PHIL 3520 Philosophy of Science
PHIL 3420 Philosophy of Language
PHIL 3910 Philosophy of War and Peace
PHIL 3xxx Philosophy of Law
Recommended courses in Women’s and Gender Studies may include (others TBD):
WGST 3220 Feminist Thought
WGST 4140 African-American Feminism
WGST 4228 French Women Writers in Translation
WGST 4050/5050 Queer Theory
WGST 5050 Mysticism, Pornography, Subjectivity
WGST 3050 Religion & Sexuality
Graduate Study in Feminist Philosophy
Four of the nine members of the philosophy graduate faculty specialize in various aspects of feminist philosophy, including but not limited to: ethics/bioethics, aesthetics, French feminism, history of philosophy (especially ancient and 20th/21st century continental), queer theory, philosophy of law, and critical race/postcolonial theory. For students interested in feminist, gender, and queer theories, the MA in Ethics and Applied Philosophy can easily be combined with a graduate certificate in Women’s and Gender Studies. The WGST graduate certificate consists in 12 hours of coursework, three of which (PHIL/WGST 6627) can also count towards the philosophy MA. WGST requires that students take two core courses and two electives; we recommend that philosophy students earn their WGST certificate by taking all four core courses (and no “electives”), since the core courses are the most consistently theory-oriented courses in the WGST certificate program.
Philosophy graduate courses with a feminist component include:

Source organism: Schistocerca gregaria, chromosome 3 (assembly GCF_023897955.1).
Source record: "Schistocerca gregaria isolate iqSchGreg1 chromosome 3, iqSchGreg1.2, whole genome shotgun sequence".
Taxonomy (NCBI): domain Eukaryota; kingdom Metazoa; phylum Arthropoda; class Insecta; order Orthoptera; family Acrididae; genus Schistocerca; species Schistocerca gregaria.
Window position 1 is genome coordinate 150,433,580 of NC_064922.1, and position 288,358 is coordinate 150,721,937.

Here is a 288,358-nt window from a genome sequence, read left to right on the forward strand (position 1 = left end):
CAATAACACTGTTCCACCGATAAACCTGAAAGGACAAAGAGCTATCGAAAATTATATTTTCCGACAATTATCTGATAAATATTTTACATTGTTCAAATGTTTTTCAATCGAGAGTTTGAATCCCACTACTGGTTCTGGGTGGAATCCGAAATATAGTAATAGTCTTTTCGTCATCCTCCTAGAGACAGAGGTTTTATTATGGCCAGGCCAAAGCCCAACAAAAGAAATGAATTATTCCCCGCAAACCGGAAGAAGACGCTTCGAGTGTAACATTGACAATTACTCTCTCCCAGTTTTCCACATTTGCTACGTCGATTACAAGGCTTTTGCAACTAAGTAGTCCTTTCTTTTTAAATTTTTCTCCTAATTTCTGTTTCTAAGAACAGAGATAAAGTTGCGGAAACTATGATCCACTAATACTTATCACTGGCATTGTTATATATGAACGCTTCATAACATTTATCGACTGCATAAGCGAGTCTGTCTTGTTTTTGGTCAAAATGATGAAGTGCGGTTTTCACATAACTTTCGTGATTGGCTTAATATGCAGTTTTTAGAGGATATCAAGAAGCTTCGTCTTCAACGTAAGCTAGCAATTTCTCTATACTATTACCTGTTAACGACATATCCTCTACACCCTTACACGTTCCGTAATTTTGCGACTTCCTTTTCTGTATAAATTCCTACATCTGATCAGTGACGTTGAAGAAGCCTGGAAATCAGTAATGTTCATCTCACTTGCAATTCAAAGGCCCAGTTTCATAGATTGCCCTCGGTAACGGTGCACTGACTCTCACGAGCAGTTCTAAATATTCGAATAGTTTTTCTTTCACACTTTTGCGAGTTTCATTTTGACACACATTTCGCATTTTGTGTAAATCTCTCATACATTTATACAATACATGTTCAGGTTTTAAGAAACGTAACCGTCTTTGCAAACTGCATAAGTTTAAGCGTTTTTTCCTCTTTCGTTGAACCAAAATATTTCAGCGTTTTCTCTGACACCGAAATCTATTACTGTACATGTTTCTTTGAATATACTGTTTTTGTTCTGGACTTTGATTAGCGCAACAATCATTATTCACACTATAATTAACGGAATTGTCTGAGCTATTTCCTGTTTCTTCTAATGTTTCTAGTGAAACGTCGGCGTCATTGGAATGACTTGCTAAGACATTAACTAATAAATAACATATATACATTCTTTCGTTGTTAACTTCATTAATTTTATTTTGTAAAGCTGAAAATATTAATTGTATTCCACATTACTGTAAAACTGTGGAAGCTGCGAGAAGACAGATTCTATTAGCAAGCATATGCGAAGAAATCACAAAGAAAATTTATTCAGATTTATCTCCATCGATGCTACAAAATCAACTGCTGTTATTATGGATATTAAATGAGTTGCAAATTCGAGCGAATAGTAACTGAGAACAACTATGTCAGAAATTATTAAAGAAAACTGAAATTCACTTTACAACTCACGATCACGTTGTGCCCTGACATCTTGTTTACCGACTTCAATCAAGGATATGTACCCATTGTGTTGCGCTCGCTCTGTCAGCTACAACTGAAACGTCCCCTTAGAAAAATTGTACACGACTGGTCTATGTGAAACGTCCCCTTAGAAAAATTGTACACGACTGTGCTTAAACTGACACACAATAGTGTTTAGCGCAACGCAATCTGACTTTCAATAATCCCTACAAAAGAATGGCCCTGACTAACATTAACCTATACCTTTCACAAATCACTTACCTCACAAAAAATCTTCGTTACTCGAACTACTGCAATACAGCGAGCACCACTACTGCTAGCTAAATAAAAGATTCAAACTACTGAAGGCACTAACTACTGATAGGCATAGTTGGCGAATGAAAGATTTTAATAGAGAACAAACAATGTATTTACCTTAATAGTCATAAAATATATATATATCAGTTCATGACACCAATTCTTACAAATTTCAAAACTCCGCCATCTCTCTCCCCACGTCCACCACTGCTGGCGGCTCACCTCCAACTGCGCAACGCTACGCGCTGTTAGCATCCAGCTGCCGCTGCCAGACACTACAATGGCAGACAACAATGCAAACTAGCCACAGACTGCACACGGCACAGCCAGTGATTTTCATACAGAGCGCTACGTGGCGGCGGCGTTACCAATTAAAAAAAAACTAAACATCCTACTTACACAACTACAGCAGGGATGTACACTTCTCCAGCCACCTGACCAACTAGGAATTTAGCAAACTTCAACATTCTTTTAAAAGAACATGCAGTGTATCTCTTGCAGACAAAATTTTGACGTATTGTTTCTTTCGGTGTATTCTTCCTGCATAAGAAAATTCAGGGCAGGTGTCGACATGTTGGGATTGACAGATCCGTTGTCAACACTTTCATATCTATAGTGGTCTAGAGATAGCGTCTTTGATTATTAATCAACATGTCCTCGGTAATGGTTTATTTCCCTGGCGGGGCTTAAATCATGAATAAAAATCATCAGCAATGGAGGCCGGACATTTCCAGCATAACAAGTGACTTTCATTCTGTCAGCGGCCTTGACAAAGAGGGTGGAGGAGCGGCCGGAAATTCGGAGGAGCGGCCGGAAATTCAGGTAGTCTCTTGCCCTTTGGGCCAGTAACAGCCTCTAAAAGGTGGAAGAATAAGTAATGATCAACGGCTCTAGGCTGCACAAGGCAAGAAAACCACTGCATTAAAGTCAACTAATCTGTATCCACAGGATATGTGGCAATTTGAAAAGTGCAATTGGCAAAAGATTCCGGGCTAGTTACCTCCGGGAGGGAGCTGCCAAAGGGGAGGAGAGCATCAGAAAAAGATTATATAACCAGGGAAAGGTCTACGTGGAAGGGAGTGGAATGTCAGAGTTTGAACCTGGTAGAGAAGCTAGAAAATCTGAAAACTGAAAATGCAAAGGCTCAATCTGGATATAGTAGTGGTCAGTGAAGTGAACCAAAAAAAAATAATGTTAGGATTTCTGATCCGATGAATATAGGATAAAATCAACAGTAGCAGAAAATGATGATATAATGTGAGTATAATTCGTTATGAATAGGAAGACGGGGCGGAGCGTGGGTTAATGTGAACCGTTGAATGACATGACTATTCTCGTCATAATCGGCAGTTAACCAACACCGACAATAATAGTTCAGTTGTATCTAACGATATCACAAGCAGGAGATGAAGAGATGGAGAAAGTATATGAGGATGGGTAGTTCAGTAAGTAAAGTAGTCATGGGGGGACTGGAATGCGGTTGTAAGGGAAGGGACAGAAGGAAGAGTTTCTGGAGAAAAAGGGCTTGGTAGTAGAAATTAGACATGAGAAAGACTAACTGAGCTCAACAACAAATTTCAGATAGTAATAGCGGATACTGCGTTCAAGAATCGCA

PHIL/WGST 6320: Feminist Theory and its Applications (crosslisted with Women’s and Gender Studies)
PHIL 6310 Language and Violence
PHIL 6330 Race and Philosophy
PHIL 6220 Health Law and Ethics
PHIL 6230 Ethics, Biotechnology, and the New Genomics
PHIL 6240 Research Ethics in the Biomedical and Behavioral Sciences
PHIL 6250 Ethics of Public Policy
PHIL 6xxx Feminist Jurisprudence
PHIL 6xxx Law & Society
The remaining core courses in the WGST graduate certificate program are:
WGST 6601: Theoretical Approaches to Sexuality
WGST 6602: Theoretical Approaches to Gender
WGST 6603: Language, Gender and Power
For further information about our trio of feminist philosophers at UNC Charlotte please read below.
Emanuela Bianchi gained her Ph.D. from the New School for Social Research, where she founded the Graduate Faculty Women in Philosophy group and organized a feminist philosophy conference, the proceeds of which she later edited for the volume, Is Feminist Philosophy Philosophy? (Northwestern University Press, 1999). The answer to that question is of course, a resounding yes; the conference and volume sought to address the more interesting issue of why that would even be a question in the first place. Emma also spent time as both a predoctoral and postdoctoral visiting scholar at the Department of Rhetoric, U.C. Berkeley, and while her research is rooted in Ancient Greek philosophy, her philosophical approach invariably involves questions of gender and encompasses literary theory and psychoanalytic theory as well as phenomenology and hermeneutics. She’s completing a manuscript entitled, The Feminine Symptom: Aleatory Matter in the Aristotelian Cosmos, and is currently working on a book provisionally called Toward a Bastard Politics focused on formations of household, family, and sexuality in both antiquity and the present day.